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TheH (Hazel)'s Journal

TheH (Hazel)'s Journal May 2017

Last Post 232 days 22 hours ago

Cotoneaster - for SallySarah

31 May 2017 01:10:47

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When I visited your lovely garden in Westport a few years ago you gave me a slip of your cotoneaster that originated I think in your mother's garden in England because I was complaining that the one I had was refusing to grow!

Well, I put both of them in my Jardiniere hoping they would help to cover the side of my shed.

Well, the result is plain to see - my original one is only about  a foot high  but Sally's one is twice that height!

Thank you Sally! I'll take some slips of the "tall" variety and see if I can get the side of the shed covered!


More planning needed!

29 May 2017 22:35:06

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I've been trying to revitalise my Hot Border at the end of my garden where the little stream is and it is beginning to hot up a little - but today when I was working in the front garden I was struck by this border - maybe the Hot Border needs to move ? Those poppies are the strongest imaginable red and I do have some in the Hot Border but I'm struggling to find other later really red flowers. I'm on the lookout for the Bishop of Llandaff ..... I have one but it's pretty pathetic and didn't flower at all last year!

The third photo is the birds nest I mentioned - but alas I think all the disturbance has caused the little mother to desert her eggs. Haven't seen her on the nest for three days now.

Different kind of surprise

27 May 2017 14:27:31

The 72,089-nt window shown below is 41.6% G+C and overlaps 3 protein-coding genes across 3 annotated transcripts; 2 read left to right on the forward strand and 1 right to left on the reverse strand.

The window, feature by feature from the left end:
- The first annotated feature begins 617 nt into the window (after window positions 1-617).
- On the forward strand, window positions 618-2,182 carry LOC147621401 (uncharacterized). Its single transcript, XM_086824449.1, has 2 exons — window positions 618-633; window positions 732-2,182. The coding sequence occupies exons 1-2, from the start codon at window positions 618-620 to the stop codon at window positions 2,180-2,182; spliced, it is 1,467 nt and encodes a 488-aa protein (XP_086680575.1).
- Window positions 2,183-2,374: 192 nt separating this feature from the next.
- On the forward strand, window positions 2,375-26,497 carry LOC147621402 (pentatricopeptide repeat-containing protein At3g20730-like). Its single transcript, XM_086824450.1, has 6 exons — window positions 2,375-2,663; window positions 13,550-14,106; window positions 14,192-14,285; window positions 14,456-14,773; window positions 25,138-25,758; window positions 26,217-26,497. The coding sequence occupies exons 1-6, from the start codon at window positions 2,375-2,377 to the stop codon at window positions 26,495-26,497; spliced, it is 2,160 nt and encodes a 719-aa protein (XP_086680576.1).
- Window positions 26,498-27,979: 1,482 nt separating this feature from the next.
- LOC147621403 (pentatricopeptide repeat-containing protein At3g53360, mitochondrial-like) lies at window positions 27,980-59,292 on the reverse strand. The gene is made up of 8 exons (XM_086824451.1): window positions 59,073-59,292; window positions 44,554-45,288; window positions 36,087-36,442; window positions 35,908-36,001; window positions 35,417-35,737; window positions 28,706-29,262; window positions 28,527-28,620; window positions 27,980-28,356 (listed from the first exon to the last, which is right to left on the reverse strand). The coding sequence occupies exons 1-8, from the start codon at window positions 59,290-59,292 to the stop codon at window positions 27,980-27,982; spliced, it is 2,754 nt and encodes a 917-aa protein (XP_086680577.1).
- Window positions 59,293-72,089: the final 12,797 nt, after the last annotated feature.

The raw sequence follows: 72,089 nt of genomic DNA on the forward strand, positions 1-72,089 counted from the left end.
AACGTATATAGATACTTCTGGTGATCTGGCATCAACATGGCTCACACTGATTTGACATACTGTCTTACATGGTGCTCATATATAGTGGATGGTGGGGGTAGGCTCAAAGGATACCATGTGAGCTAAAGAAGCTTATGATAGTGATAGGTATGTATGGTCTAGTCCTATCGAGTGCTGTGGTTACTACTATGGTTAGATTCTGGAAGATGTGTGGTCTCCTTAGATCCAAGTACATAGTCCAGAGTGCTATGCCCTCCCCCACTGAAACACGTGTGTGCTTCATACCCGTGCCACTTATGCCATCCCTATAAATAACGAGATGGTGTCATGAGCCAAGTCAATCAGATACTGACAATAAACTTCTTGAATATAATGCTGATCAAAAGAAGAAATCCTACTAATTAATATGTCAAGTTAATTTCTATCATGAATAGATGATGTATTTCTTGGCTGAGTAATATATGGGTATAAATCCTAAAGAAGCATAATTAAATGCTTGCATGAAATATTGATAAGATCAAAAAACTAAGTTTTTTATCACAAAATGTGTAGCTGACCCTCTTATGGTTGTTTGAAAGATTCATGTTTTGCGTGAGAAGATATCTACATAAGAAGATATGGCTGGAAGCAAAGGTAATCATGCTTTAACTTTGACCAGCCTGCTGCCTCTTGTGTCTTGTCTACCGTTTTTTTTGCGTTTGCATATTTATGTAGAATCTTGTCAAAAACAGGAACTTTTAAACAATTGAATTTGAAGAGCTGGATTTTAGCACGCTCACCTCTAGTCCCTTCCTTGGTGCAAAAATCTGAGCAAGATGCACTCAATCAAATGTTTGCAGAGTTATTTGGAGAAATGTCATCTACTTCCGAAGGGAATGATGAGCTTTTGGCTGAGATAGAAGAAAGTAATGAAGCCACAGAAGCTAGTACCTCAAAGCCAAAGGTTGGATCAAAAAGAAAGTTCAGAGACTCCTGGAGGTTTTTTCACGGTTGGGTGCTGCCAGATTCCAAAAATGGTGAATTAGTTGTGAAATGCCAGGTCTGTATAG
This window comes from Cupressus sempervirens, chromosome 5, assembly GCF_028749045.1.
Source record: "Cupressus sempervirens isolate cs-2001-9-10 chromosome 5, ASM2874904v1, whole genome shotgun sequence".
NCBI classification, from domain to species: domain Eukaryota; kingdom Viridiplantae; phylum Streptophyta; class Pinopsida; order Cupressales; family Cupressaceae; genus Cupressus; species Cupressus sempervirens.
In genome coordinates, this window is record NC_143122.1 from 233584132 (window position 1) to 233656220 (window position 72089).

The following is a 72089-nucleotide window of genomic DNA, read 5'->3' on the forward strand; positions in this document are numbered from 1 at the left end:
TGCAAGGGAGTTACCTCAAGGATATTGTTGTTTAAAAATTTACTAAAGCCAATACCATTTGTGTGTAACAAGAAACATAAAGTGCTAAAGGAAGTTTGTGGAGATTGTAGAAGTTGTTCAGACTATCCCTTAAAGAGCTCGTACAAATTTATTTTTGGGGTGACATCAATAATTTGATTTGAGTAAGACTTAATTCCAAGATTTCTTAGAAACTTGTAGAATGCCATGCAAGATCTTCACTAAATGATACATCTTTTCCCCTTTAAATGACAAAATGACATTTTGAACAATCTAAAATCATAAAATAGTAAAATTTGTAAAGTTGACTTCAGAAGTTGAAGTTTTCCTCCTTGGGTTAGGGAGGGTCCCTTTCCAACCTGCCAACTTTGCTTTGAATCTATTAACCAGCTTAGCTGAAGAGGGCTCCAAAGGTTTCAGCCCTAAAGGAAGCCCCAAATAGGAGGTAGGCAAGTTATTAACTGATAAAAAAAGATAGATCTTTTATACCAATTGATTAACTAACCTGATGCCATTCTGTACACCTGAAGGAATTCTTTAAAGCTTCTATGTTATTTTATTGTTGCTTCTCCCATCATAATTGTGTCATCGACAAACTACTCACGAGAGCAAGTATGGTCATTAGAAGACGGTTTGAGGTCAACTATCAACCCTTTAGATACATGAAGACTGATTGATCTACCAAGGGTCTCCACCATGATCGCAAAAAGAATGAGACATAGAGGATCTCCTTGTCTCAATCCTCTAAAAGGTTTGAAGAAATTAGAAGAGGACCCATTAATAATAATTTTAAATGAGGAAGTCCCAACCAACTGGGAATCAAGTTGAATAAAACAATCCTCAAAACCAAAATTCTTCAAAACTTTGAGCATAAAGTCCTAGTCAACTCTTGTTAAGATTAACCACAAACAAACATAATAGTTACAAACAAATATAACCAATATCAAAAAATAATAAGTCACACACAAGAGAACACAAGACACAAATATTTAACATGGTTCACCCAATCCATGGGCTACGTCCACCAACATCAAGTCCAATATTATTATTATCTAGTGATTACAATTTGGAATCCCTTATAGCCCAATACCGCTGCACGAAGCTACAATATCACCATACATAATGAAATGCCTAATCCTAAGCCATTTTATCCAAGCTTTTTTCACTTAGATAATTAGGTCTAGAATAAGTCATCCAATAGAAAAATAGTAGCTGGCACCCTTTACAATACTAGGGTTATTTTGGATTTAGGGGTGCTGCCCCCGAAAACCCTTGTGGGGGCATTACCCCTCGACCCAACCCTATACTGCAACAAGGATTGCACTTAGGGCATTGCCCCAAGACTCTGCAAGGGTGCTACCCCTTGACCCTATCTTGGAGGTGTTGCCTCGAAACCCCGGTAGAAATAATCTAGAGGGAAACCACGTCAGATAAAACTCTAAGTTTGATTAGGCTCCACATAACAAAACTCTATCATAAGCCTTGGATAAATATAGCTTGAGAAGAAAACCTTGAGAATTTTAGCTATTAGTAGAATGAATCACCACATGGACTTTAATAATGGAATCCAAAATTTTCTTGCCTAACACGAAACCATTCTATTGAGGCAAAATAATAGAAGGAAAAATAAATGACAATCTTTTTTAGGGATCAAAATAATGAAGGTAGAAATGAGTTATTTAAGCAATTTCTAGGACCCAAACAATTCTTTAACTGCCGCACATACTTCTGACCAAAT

Evicted plants

Evicted plants

I mentioned that I watered the garden yesterday. I have an area behind the greenhouse where I keep plants-in-waiting and spare plants potted up for Open Days. It consists of the shelving from a plastic greenhouse covered with shading to keep the sun from destroying the plants.

It ihas been filling up nicely since Spring but I wasn't paying a lot of attention to it over the hot weather so when I noticed that a lot of the plants were seriously dehydrated I decided to give them a good soak.

Imagine my surprise when a little bird flew out!

On investigation I saw there was a nest in one of the pots on top of the plant! The pot was on the middle shelf at the back so well camouflaged. Seeing there were eggs in the nest I decided I needed to move as much as possible out of the area and leave Mum to mind her eggs.

I took a bit of time getting shelves free etc so by the time I got back to move the plants Mum was back - and was upset when I started moving the plants and flew off again. since the coast was now clear I quickly moved as many as I could without leaving the nest exposed. I can actually see the nest from inside the greenhouse and I watched all that evening but no sign of Mum.

This morning I took another peep - and she was back!!!! I dashed in to get the camera but when I moved a plant to get a better view she wasn't happy - so no photo of my mystery bird!

I did get a good look yesterday and she has a bright yellow beak and a distinctly speckled breast but that was all I could make out. My google searches have convinced me that she is a Starling. What is it with Starlings? Last year I had one determined to get down my chimney! I'm just hoping that they don't have this compulsion to keep coming back to the same nesting site! They have plenty of trees and shrubs to choose from after all!